An international team of aviation experts and investigators have still not located the whereabouts of Malaysia Airlines flight MH370, two years after the Boeing 777 vanished on 8 March 2014 on route to Beijing from Kuala Lumpur.
Analysis of satellite data suggests the aircraft crashed in the southern Indian Ocean, after diverting away from its planned flightpath to China. Yet despite the discovery of a small fragment of aircraft wing on Reunion Island and part of an airliner's vertical stabiliser on a Mozambique beach, both of which investigators say likely belong to MH370, conspiracy theorists have come up with various alternative explanations as to the whereabouts of the missing jet.
In July 2015, the discovery of the debris on Reunion sparked theories that the two-metre piece of aircraft wing was planted. French investigators confirmed the part came from MH370 after one of the three numbers on the flaperon was identified by a technician from Airbus Defence And Space (ADS-SAU) in Spain, who manufactured the part. But some of the families of passengers on board MH370 said the debris was fake, in hope that their missing relatives were still alive.
A survey carried out by CNN in May 2014 found that one in ten Americans believed "space aliens, time travellers or beings from another dimension" were somehow involved in the aircraft's disappearance. In the same poll, 26% of respondents said it was very likely that the plane went missing due to actions carried out by the pilots or crew members, while 40% said it was somewhat likely.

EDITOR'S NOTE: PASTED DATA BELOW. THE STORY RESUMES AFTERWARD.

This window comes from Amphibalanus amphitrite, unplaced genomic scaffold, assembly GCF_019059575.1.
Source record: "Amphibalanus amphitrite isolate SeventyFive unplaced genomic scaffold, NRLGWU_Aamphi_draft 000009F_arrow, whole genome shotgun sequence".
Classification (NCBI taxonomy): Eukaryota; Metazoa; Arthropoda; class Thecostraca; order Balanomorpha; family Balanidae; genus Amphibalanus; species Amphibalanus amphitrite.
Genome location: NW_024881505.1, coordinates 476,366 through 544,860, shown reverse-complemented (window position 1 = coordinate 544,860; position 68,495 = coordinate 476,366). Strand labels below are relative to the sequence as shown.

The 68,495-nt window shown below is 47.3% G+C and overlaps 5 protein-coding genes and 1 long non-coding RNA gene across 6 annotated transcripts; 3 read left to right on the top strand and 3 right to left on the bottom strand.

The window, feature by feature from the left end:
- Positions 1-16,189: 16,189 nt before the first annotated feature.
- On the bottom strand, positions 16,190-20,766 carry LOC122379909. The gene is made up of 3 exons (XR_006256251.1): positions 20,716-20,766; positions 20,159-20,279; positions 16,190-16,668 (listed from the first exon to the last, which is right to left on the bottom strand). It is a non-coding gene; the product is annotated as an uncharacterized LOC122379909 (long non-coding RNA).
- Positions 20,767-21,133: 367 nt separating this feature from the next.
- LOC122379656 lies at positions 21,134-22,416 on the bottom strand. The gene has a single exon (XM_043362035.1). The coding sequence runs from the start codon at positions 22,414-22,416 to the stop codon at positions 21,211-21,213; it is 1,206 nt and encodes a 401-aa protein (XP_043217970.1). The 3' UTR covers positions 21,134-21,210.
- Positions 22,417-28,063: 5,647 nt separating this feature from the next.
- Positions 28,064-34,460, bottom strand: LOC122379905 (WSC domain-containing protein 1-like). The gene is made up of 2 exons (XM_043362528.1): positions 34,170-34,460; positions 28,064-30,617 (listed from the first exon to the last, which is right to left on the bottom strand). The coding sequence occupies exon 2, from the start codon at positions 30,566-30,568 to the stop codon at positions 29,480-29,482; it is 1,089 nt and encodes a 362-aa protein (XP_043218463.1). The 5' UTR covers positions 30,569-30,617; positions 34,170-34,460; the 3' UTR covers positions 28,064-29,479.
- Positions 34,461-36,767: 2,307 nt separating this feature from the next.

Some theorists have pointed the finger of blame at Russian authorities. In aviation expert and journalist Jeff Wise's book, The Plane That Wasn't There: Why We Haven't Found MH370, he suggests Vladimir Putin stole the Boeing 777 because of US economic sanctions levied against the Kremlin.
Writing in New York Magazine, Wise highlights several possible reasons why Russia could be involved in the disappearance of the plane. "Maybe what he was really after were the secrets of one of the plane's passengers," he wrote. "Maybe there was something strategically crucial in the hold."
MH17 same as MH370
Just a few months after the disappearance of MH370, Malaysia Airlines flight MH17 from Amsterdam to Kuala Lumpur crashed in eastern Ukraine, killing all 298 people on board. MH17 was hit by a Russian-made Buk missile over the war-torn region, an investigation by the Dutch Safety Board confirmed. Some conspiracy theorists claimed the two planes were the same and that it was actually MH370 in the air over Ukraine – despite this being impossible.
Plane shot down during military exercise
This theory suggests MH370 could have been shot down during a joint military exercise in the South China Sea between the United States and Thailand. This is detailed in a book called Flight MH370: The Mystery by British writer Nigel Cawthorne. "The drill was to involve mock warfare on land, in water and in the air, and would include live-fire exercises," he wrote. The families and friends of those on board the flight criticised the book as insensitive and lacking any empirical evidence.
One of the most common conspiracy theories is that MH370 was taken towards Diego Garcia, an atoll in the central Indian Ocean that hosts a large US military base.